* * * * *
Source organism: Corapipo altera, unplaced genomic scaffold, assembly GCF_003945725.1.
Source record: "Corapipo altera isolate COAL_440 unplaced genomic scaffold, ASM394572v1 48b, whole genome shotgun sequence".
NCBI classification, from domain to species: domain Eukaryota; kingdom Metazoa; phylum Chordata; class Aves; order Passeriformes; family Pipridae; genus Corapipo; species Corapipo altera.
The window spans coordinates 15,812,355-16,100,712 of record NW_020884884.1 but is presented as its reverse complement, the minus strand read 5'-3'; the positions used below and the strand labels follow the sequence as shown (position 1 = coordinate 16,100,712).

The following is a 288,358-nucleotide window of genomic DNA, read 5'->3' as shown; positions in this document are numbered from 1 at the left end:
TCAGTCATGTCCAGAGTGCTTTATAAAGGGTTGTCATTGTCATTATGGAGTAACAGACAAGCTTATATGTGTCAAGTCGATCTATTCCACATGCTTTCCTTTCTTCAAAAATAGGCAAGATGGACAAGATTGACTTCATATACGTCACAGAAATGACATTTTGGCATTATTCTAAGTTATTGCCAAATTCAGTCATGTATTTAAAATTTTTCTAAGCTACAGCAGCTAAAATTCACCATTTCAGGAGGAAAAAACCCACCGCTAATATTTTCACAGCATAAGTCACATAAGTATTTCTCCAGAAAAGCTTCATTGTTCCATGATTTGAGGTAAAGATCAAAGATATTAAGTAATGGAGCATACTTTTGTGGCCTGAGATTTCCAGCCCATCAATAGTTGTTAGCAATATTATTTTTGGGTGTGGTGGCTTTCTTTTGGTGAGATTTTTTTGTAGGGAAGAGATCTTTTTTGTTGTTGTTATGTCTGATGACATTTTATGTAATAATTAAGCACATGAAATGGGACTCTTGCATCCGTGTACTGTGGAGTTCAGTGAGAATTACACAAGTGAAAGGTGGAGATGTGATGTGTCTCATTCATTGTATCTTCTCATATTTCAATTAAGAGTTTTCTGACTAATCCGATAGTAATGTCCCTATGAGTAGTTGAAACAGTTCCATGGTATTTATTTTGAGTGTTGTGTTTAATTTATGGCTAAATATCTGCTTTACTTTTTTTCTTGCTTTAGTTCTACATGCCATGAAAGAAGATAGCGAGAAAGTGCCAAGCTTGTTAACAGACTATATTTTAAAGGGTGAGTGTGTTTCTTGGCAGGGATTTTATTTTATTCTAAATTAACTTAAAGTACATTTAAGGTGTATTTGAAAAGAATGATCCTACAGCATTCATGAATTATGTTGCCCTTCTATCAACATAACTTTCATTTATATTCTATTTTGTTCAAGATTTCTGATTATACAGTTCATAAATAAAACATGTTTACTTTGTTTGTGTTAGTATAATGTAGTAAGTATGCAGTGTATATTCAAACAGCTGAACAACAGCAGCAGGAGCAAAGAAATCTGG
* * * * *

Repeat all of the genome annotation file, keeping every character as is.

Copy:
Source organism: Corapipo altera, unplaced genomic scaffold, assembly GCF_003945725.1.
Source record: "Corapipo altera isolate COAL_440 unplaced genomic scaffold, ASM394572v1 48b, whole genome shotgun sequence".
NCBI classification, from domain to species: domain Eukaryota; kingdom Metazoa; phylum Chordata; class Aves; order Passeriformes; family Pipridae; genus Corapipo; species Corapipo altera.
The window spans coordinates 15,812,355-16,100,712 of record NW_020884884.1 but is presented as its reverse complement, the minus strand read 5'-3'; the positions used below and the strand labels follow the sequence as shown (position 1 = coordinate 16,100,712).

The following is a 288,358-nucleotide window of genomic DNA, read 5'->3' as shown; positions in this document are numbered from 1 at the left end:
TCAGTCATGTCCAGAGTGCTTTATAAAGGGTTGTCATTGTCATTATGGAGTAACAGACAAGCTTATATGTGTCAAGTCGATCTATTCCACATGCTTTCCTTTCTTCAAAAATAGGCAAGATGGACAAGATTGACTTCATATACGTCACAGAAATGACATTTTGGCATTATTCTAAGTTATTGCCAAATTCAGTCATGTATTTAAAATTTTTCTAAGCTACAGCAGCTAAAATTCACCATTTCAGGAGGAAAAAACCCACCGCTAATATTTTCACAGCATAAGTCACATAAGTATTTCTCCAGAAAAGCTTCATTGTTCCATGATTTGAGGTAAAGATCAAAGATATTAAGTAATGGAGCATACTTTTGTGGCCTGAGATTTCCAGCCCATCAATAGTTGTTAGCAATATTATTTTTGGGTGTGGTGGCTTTCTTTTGGTGAGATTTTTTTGTAGGGAAGAGATCTTTTTTGTTGTTGTTATGTCTGATGACATTTTATGTAATAATTAAGCACATGAAATGGGACTCTTGCATCCGTGTACTGTGGAGTTCAGTGAGAATTACACAAGTGAAAGGTGGAGATGTGATGTGTCTCATTCATTGTATCTTCTCATATTTCAATTAAGAGTTTTCTGACTAATCCGATAGTAATGTCCCTATGAGTAGTTGAAACAGTTCCATGGTATTTATTTTGAGTGTTGTGTTTAATTTATGGCTAAATATCTGCTTTACTTTTTTTCTTGCTTTAGTTCTACATGCCATGAAAGAAGATAGCGAGAAAGTGCCAAGCTTGTTAACAGACTATATTTTAAAGGGTGAGTGTGTTTCTTGGCAGGGATTTTATTTTATTCTAAATTAACTTAAAGTACATTTAAGGTGTATTTGAAAAGAATGATCCTACAGCATTCATGAATTATGTTGCCCTTCTATCAACATAACTTTCATTTATATTCTATTTTGTTCAAGATTTCTGATTATACAGTTCATAAATAAAACATGTTTACTTTGTTTGTGTTAGTATAATGTAGTAAGTATGCAGTGTATATTCAAACAGCTGAACAACAGCAGCAGGAGCAAAGAAATCTGG